Sometime in June we got a call from the agency with an odd request. Apparently the birth family’s only car had died and as adoptive parents we were responsible for making sure that the birth mother could get to her Dr’s appointments. Normally this would be an easy thing to take care of. If we were living in the same area I would just drive her there myself but seeing as we were half a country away, literally, we needed to come up with a solution. The owner of the agency had driven her a few times but lived an hour away and it was difficult for her to make the 2 hour round trip. The agency’s suggestion was that we provide money for them to purchase a cheap vehicle. The birth father mentioned that he knew of a car that he could purchase for $1,000. Greg and I questioned this at first but after multiple conversations with the agency we felt that we could understand the reasoning and would happily comply. The money was sent, the car purchased, and all was well again.

To put this into perspective, Greg and I only had one car at the time. Because Sean was adopted so quickly after we were married, we knew that we would need to be making some financial sacrifices early on to accommodate any future adoptions and the fact that I wanted to be a stay-at-home mom. I will readily admit that each morning as I would stumble, bleary-eyed, out of bed and pack Sean into his car seat, I thought about the money we had spent to buy a car for another family. I won’t lie, there were mornings when I grumbled a bit, well a lot, about how maybe we should have spent that money on ourselves. Then I would think about how excited I was for another little boy. We eventually agreed that purchasing a car for them should be considered an investment in our own family.

Boys RoomIn the mean time all of the necessary preparations were underway. We had transitioned Sean to his first “big boy” bed to free up the crib for the baby girl but now I was glad to pull out the blue and red decor. The boys would share a room and Sean began to show some excitement about the little brother who would be coming home later that year. I meticulously cleaned and folded all the little baby clothes we’d put into storage. I had our carpets cleaned and we pulled out the baby swing, play-pen and other baby furniture from storage. I loved shopping for a new diaper bag, formula, bottles, binkies, diapers, wipes… all of those “baby” things that you need to have when you bring a brand new little one home. It was pure bliss, I was so very, very happy. I loved every minute of this nesting phase.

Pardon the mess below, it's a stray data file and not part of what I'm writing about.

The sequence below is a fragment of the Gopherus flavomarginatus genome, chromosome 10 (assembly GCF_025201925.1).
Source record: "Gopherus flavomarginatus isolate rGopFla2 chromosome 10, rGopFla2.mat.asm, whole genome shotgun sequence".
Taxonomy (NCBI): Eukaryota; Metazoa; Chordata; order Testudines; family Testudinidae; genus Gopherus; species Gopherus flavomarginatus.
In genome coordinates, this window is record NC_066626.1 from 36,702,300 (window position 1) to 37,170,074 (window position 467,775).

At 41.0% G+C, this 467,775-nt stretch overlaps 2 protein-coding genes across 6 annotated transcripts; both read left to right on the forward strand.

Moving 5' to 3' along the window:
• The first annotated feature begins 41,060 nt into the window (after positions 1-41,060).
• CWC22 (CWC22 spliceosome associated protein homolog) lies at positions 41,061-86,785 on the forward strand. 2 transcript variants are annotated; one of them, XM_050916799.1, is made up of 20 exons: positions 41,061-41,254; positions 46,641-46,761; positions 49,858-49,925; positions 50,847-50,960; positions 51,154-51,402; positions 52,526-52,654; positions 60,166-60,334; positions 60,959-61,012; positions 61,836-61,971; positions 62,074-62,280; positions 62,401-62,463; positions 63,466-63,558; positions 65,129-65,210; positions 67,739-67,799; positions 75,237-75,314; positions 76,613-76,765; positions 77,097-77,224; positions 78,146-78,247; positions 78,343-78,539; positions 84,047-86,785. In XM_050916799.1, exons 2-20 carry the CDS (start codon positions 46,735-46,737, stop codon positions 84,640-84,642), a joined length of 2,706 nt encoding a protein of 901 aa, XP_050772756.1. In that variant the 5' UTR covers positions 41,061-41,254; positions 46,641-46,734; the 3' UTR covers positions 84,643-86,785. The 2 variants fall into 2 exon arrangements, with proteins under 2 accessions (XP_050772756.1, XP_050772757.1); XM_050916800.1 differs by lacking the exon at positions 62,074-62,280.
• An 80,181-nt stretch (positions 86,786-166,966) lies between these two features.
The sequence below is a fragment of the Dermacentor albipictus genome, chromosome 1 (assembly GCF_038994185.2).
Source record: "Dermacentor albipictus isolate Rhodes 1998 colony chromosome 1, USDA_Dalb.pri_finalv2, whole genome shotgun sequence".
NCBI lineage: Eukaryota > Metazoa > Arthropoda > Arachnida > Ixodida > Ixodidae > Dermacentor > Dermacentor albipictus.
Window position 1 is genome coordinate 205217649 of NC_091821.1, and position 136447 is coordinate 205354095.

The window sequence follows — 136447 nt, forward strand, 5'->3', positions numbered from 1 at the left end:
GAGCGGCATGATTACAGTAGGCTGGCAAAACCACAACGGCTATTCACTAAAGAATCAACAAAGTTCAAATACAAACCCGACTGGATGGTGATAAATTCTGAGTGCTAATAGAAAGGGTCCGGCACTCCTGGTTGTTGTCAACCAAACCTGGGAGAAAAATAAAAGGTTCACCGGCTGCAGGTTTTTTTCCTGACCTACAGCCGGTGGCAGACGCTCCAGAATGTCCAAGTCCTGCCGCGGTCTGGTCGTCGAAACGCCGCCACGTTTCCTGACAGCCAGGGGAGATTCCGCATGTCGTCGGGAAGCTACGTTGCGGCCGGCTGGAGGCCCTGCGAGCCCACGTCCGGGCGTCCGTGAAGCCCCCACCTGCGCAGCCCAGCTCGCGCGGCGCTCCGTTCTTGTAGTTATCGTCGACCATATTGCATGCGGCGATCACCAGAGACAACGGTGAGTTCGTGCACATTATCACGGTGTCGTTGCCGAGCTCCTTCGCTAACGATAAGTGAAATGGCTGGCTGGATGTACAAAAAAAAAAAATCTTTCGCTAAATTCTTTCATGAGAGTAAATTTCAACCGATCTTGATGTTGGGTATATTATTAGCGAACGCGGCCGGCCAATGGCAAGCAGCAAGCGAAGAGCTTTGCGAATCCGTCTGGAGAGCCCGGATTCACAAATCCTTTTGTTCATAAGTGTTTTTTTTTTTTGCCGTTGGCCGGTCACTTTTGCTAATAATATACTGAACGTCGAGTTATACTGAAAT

The closer we got to the blessed day the more the reality began to sink in. We were ready to begin considering names. Sean’s middle name was passed down from my husband’s side of the family so we decided that this little boy needed a family name from my side. We settled upon Alexander as his first name and gave him the same middle name as my father. As the boys’ room came together and the name was chosen the reality sunk in that in September I would be holding a little baby in my arms! The hurt of the previous months finally seemed to melt away. I always wondered, indeed I still wonder, about that little baby girl, but as September approached I was able to shift my focus and anticipate the arrival of a little boy. I continued to build and nurture my friendship with the birth mother. Our relationship blossomed and I grew to love this woman and her family deeply.

Our visit was set for mid-August. I was thrilled and nervous all at once at the thought of meeting my new friend face to face. The owner of the adoption agency had a large home and invited us to stay with them for the duration of our visit as well as after the baby was born. This was going to help us tremendously with our financial situation. Supporting two families for seveEmpty Walletral months, the purchase of the car, and the travel costs were beginning to add up. We had borrowed a good portion from my parents but in order to eventually be able to repay that debt we were pinching every penny and stretching our dollars until they were screaming in agony. We were really beginning to feel the effects when I opened my wallet one day and I swear I heard it moan in agony and whisper, “so… hungry…”

In the days leading up to our visit I had begun to feel a little nervous about all that was happening. I wondered what they would think of us. After all that had transpired, what if they just simply didn’t like us? I began to feel the stress of getting ready to travel with my young son as well. Remember, that at this time we still were not aware of Sean’s Asperger’s and Greg’s ADD was, as yet, undiagnosed. By the time we made it to the airport I was on an emotional roller coaster that I couldn’t seem to exit. Imagine my dismay then, when we arrived at security, things started to fall apart. I had not flown in a long time and was worried about how to pack a carry-on for my young son that would live up to security’s standards. I researched the best way to do this and thought I had it all under control. However, upon approaching the security scanners, it wasn’t our bags that were the issue, it was Sean himself.